Fall 2017 (Volume 27, Number 3)
Updates from the Yukon and Northwest Territories
Update from Yukon
The Yukon has rheumatology services provided by a visiting rheumatologist, Dr. B. Daniel McLeod and rheumatology nurse, Ms. Lee Ash. Previously Dr. Graham Reid was the visiting rheumatologist. He negotiated the addition of the rheumatology nurse to the clinics. This has been extremely valuable and I would say indispensable.
The clinics are held in the visiting specialist clinic area in the Whitehorse General Hospital guided by the Outpatient services office manager, Jason Durand.
Mrs. Mary Gottshall provides us with clerical support. Clinics are scheduled every two months.
Additional support clinically is provided through referrals to rheumatologists in British Columbia and Alberta, because we are unable to meet the demand. A visiting consultant internist, Dr Kevin McLeod, also helps with decompressing the demand for rheumatology services. There are visiting specialist clinics in physiatry, orthopedics, dermatology, gastroenterology, neurology and nephrology. Access to echocardiography locally is very limited. Pulmonary function testing and bone densitometry are not available in the territory and patients need to be referred out for these services
– Dr. B. Daniel McLeod
Dr. B. Daniel McLeod and rheumatology nurse, Lee Ash, are pictured in front of Whitehorse General Hospital.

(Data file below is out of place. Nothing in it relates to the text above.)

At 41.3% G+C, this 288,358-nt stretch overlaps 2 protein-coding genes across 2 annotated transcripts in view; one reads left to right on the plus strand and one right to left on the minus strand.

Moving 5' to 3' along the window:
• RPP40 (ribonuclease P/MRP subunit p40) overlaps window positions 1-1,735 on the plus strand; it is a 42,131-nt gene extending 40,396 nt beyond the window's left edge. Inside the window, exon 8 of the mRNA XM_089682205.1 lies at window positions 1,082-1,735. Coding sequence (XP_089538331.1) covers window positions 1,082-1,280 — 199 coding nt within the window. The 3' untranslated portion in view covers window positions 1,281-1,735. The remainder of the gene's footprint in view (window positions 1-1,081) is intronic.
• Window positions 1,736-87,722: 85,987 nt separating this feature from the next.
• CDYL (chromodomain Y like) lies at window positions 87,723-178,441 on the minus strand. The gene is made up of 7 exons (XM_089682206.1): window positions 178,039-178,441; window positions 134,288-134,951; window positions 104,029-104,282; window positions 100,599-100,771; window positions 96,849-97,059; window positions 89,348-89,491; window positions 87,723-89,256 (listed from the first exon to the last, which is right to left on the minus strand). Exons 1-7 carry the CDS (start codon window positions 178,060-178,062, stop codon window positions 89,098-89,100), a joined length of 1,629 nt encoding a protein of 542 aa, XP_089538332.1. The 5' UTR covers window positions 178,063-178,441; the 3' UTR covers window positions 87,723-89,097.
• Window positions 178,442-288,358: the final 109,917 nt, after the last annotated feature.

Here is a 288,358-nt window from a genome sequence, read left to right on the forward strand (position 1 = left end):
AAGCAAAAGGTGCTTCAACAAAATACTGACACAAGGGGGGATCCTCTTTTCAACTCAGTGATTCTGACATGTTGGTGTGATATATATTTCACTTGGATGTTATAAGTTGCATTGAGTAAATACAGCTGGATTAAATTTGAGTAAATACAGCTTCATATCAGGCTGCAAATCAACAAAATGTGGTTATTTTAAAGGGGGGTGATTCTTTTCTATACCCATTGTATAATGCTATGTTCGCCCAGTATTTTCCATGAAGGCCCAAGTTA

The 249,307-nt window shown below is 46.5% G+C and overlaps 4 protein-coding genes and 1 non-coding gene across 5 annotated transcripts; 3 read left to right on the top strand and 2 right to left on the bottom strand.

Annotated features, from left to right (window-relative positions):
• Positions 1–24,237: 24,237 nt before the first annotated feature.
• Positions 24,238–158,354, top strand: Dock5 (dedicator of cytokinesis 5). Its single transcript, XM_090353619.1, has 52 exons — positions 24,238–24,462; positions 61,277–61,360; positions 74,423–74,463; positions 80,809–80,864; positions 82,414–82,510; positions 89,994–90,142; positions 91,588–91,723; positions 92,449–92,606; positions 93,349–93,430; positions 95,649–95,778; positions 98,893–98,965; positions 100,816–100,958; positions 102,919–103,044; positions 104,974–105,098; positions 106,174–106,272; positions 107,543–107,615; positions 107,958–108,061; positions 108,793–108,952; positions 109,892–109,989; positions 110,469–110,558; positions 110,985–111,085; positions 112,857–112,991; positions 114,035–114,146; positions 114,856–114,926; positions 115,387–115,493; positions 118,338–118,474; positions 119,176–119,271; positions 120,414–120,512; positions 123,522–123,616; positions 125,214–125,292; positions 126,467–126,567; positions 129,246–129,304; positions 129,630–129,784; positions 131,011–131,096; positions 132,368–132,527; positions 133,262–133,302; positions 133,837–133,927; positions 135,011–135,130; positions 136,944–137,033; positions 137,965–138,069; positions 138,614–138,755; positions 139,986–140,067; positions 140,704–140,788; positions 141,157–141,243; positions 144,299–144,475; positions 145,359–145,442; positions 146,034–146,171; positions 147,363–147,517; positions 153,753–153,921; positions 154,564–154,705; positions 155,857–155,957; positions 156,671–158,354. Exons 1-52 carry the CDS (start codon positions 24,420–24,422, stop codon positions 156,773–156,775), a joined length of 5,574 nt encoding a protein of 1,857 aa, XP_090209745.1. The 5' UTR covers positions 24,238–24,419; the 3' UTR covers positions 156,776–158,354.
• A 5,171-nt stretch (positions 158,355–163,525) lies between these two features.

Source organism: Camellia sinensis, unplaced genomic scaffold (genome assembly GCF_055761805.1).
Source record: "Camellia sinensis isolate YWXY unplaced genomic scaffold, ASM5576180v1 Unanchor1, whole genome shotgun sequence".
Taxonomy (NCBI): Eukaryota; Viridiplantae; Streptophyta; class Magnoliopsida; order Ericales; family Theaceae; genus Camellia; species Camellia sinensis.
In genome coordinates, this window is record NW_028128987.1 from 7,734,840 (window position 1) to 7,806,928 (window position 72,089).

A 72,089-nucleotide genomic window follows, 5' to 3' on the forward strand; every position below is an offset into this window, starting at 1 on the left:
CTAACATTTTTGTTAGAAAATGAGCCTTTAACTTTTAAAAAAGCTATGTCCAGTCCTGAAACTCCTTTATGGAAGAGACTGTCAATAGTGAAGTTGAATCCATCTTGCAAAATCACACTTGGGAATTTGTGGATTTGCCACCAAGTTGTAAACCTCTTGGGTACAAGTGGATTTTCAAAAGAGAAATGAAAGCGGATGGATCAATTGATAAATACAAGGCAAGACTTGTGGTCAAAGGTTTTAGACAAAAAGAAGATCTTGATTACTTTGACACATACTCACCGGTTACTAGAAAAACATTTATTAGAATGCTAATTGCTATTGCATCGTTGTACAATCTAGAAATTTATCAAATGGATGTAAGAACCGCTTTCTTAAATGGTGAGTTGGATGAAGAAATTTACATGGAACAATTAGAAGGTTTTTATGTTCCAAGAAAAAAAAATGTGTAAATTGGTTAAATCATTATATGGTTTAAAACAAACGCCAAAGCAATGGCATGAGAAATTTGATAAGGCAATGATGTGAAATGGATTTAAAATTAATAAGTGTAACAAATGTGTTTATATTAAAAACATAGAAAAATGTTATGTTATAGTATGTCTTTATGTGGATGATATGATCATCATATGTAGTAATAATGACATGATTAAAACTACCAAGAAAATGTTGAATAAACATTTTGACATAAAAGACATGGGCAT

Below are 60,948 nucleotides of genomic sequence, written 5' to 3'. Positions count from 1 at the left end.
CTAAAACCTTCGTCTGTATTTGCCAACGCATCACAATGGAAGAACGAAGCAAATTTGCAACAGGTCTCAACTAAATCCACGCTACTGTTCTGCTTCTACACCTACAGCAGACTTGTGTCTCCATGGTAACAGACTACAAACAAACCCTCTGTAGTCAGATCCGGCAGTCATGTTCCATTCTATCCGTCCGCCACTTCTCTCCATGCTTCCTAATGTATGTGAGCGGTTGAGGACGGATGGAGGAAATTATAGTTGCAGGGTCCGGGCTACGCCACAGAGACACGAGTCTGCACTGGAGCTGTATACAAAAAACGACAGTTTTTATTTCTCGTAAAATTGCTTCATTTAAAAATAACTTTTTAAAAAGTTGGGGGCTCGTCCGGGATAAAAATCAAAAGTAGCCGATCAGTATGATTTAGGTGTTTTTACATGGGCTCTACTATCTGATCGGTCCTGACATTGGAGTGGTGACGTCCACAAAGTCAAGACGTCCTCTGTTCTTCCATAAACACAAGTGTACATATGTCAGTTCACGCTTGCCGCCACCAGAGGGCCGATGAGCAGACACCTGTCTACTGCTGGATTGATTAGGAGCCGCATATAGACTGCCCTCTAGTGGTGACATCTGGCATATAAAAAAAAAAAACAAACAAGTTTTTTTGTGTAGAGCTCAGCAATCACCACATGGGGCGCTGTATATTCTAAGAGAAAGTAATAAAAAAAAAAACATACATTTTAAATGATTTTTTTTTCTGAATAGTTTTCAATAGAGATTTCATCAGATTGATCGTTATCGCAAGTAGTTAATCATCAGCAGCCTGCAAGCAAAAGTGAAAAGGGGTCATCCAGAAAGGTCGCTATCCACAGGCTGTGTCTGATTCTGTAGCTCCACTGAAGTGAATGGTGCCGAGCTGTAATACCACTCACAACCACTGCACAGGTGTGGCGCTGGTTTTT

Update from Northwest Territories
This summer marks the 20th year I have been traveling to the Northwest Territories to do the rheumatology outreach clinic. Back in 1997, merely a week out of residency, I started what has turned out to be the most challenging and rewarding aspect of my practice. It continues to amaze me that with a population of less than 50,000 I manage to still see such fascinating pathology. I have continued to do a four-day clinic four times per year, sometimes accompanied by one of our rheumatology trainees from Edmonton.
Over time the waitlist for routine appointments has increased to unacceptable levels. I have had productive meetings with senior administration to look at solutions to bring down waiting times. I have drafted a referral guideline document that should help reduce unnecessary referrals and allow for early identification and treatment of inflammatory arthritis at the primary care level. We are examining expanding the role of physical therapy (PT) and occupational therapy (OT) as well as nurse practitioners who already play a large role in providing services in the NWT. The territory-wide electronic medical record (EMR) has been a great help in improving efficiency, both in triage and case management.
I was very pleased when one of our new rheumatology grads, Dr. Carrie Ye, expressed interest in doing a couple of clinics this year to help shorten the waitlist. She had enjoyed her time up in Yellowknife with me as a resident that she wanted more. Our waitlist for routine referrals went from 2.5 years at the beginning of 2017 to a manageable 3-6 months now.
Moving forward the challenge will be to continue to provide timely access not only to new referrals, but also adequate follow up and support for the primary care providers looking after our arthritis patients. Access to echocardiography locally is very limited. Pulmonary function testing and bone densitometry are not available in the territory and patients need to be referred out for these services.
– Dr. Dale Sholter
Stanton Medical Centre with the new hospital under construction in the background
The mesmerizing Northern Highlights. (Photo credit: Carrie Ye)